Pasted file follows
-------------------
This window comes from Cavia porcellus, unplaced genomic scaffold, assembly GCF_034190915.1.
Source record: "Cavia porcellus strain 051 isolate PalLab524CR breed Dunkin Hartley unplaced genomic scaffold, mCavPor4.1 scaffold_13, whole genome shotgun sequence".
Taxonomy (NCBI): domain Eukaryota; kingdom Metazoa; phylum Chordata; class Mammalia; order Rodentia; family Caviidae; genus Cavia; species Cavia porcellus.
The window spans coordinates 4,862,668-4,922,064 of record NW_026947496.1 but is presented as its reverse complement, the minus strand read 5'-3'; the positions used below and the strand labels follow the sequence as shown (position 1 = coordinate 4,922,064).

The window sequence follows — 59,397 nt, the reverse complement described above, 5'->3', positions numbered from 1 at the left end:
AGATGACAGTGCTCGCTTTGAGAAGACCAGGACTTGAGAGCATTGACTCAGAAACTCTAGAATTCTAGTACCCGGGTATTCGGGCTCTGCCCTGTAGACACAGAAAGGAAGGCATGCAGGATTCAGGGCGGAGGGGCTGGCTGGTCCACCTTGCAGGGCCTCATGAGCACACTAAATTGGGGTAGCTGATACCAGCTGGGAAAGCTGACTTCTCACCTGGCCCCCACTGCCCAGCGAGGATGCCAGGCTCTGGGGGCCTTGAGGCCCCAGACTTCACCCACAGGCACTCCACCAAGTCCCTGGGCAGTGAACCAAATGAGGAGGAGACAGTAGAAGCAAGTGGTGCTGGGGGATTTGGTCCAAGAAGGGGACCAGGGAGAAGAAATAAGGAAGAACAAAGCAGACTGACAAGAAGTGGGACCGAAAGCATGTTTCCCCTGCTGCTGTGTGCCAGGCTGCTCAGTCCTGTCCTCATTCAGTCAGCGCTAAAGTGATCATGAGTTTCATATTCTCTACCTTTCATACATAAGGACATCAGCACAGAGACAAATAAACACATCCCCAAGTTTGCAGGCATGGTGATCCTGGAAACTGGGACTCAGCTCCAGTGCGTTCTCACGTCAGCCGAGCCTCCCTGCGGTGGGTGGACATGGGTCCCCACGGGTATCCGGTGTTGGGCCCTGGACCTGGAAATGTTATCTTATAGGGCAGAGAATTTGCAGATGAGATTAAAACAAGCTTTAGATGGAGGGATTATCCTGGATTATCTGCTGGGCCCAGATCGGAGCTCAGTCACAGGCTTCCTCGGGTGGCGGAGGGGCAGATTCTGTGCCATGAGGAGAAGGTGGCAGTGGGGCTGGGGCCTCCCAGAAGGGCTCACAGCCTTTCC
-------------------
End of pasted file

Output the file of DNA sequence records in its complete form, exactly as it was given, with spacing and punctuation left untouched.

This window comes from Cavia porcellus, unplaced genomic scaffold, assembly GCF_034190915.1.
Source record: "Cavia porcellus strain 051 isolate PalLab524CR breed Dunkin Hartley unplaced genomic scaffold, mCavPor4.1 scaffold_13, whole genome shotgun sequence".
Taxonomy (NCBI): domain Eukaryota; kingdom Metazoa; phylum Chordata; class Mammalia; order Rodentia; family Caviidae; genus Cavia; species Cavia porcellus.
The window spans coordinates 4,862,668-4,922,064 of record NW_026947496.1 but is presented as its reverse complement, the minus strand read 5'-3'; the positions used below and the strand labels follow the sequence as shown (position 1 = coordinate 4,922,064).

The window sequence follows — 59,397 nt, the reverse complement described above, 5'->3', positions numbered from 1 at the left end:
AGATGACAGTGCTCGCTTTGAGAAGACCAGGACTTGAGAGCATTGACTCAGAAACTCTAGAATTCTAGTACCCGGGTATTCGGGCTCTGCCCTGTAGACACAGAAAGGAAGGCATGCAGGATTCAGGGCGGAGGGGCTGGCTGGTCCACCTTGCAGGGCCTCATGAGCACACTAAATTGGGGTAGCTGATACCAGCTGGGAAAGCTGACTTCTCACCTGGCCCCCACTGCCCAGCGAGGATGCCAGGCTCTGGGGGCCTTGAGGCCCCAGACTTCACCCACAGGCACTCCACCAAGTCCCTGGGCAGTGAACCAAATGAGGAGGAGACAGTAGAAGCAAGTGGTGCTGGGGGATTTGGTCCAAGAAGGGGACCAGGGAGAAGAAATAAGGAAGAACAAAGCAGACTGACAAGAAGTGGGACCGAAAGCATGTTTCCCCTGCTGCTGTGTGCCAGGCTGCTCAGTCCTGTCCTCATTCAGTCAGCGCTAAAGTGATCATGAGTTTCATATTCTCTACCTTTCATACATAAGGACATCAGCACAGAGACAAATAAACACATCCCCAAGTTTGCAGGCATGGTGATCCTGGAAACTGGGACTCAGCTCCAGTGCGTTCTCACGTCAGCCGAGCCTCCCTGCGGTGGGTGGACATGGGTCCCCACGGGTATCCGGTGTTGGGCCCTGGACCTGGAAATGTTATCTTATAGGGCAGAGAATTTGCAGATGAGATTAAAACAAGCTTTAGATGGAGGGATTATCCTGGATTATCTGCTGGGCCCAGATCGGAGCTCAGTCACAGGCTTCCTCGGGTGGCGGAGGGGCAGATTCTGTGCCATGAGGAGAAGGTGGCAGTGGGGCTGGGGCCTCCCAGAAGGGCTCACAGCCTTTCC